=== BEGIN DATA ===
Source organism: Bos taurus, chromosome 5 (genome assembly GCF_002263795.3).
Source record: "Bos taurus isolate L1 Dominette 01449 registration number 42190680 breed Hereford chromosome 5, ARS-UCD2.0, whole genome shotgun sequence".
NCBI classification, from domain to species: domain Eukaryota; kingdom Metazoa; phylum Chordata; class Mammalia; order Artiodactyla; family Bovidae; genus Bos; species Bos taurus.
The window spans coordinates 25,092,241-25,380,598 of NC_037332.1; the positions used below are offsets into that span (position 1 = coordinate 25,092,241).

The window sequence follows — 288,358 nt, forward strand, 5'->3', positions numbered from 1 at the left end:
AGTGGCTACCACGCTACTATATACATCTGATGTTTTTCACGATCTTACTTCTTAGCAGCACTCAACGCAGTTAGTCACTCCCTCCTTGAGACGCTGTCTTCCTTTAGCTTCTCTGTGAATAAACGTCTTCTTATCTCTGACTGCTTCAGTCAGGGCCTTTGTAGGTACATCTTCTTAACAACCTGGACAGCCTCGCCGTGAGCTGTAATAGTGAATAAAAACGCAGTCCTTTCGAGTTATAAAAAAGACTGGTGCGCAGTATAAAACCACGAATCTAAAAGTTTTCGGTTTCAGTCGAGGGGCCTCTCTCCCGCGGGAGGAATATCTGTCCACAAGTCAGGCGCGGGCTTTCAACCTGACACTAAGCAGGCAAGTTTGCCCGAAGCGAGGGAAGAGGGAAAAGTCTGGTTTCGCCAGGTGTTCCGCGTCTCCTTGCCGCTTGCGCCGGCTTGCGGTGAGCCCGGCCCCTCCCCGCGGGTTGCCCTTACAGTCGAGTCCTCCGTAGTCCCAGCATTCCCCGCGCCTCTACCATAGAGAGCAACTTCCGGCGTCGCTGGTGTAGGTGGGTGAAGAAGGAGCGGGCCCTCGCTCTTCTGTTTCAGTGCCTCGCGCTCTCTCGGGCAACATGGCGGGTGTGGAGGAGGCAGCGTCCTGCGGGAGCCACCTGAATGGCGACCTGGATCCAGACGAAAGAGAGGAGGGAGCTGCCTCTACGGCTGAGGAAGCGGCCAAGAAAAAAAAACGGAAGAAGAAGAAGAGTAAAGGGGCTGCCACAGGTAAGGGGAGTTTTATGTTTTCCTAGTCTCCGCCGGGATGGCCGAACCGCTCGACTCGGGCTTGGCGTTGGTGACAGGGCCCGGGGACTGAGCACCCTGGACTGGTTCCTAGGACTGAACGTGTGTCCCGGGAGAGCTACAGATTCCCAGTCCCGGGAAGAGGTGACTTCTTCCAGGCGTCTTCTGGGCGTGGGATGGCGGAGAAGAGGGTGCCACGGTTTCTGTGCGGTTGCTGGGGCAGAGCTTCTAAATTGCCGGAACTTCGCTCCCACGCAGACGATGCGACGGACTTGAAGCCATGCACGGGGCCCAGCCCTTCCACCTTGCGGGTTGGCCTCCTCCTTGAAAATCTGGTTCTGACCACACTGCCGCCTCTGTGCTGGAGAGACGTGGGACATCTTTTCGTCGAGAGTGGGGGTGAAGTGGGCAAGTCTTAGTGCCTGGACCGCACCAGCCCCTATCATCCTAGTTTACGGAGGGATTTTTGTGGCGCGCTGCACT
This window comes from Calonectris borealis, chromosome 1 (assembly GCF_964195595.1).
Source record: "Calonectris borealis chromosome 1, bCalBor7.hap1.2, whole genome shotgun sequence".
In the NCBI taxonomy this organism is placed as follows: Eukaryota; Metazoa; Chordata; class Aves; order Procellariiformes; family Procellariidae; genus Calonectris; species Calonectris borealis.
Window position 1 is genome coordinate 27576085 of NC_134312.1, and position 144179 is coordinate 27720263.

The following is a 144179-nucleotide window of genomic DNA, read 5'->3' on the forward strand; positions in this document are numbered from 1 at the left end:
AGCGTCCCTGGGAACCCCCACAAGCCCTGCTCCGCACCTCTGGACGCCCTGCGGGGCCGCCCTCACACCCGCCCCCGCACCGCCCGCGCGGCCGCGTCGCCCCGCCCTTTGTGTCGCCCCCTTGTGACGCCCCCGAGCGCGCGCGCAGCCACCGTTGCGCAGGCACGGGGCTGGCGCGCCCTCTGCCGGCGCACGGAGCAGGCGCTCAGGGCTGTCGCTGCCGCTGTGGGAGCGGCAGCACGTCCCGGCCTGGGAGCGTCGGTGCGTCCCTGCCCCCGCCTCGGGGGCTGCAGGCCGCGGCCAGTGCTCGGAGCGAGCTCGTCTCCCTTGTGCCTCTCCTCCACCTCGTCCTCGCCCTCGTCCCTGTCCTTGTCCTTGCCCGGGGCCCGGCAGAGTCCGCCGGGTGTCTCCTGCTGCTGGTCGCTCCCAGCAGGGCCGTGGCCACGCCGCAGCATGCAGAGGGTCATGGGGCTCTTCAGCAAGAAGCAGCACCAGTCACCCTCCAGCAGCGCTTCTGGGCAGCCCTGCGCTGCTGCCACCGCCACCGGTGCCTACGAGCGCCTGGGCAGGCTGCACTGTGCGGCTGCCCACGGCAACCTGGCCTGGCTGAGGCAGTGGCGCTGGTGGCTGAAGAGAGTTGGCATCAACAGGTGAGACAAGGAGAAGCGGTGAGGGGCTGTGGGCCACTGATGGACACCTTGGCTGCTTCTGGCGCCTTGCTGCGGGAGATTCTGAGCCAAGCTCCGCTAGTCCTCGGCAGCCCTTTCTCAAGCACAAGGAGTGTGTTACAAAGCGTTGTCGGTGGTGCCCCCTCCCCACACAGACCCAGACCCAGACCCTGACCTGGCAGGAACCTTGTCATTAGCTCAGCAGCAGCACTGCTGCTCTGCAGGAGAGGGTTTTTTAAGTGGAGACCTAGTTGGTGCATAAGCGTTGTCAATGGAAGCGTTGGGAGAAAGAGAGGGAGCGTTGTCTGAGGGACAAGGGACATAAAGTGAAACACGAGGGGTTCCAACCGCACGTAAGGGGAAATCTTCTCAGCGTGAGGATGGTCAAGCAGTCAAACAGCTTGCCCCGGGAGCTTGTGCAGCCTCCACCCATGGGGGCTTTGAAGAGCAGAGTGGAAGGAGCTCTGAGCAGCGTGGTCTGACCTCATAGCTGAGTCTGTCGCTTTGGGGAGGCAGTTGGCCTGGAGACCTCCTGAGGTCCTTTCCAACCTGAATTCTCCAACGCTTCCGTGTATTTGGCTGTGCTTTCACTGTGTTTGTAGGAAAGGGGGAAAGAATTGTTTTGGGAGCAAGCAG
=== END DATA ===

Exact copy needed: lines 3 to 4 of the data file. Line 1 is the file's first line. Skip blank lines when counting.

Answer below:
NCBI classification, from domain to species: domain Eukaryota; kingdom Metazoa; phylum Chordata; class Mammalia; order Artiodactyla; family Bovidae; genus Bos; species Bos taurus.
The window spans coordinates 25,092,241-25,380,598 of NC_037332.1; the positions used below are offsets into that span (position 1 = coordinate 25,092,241).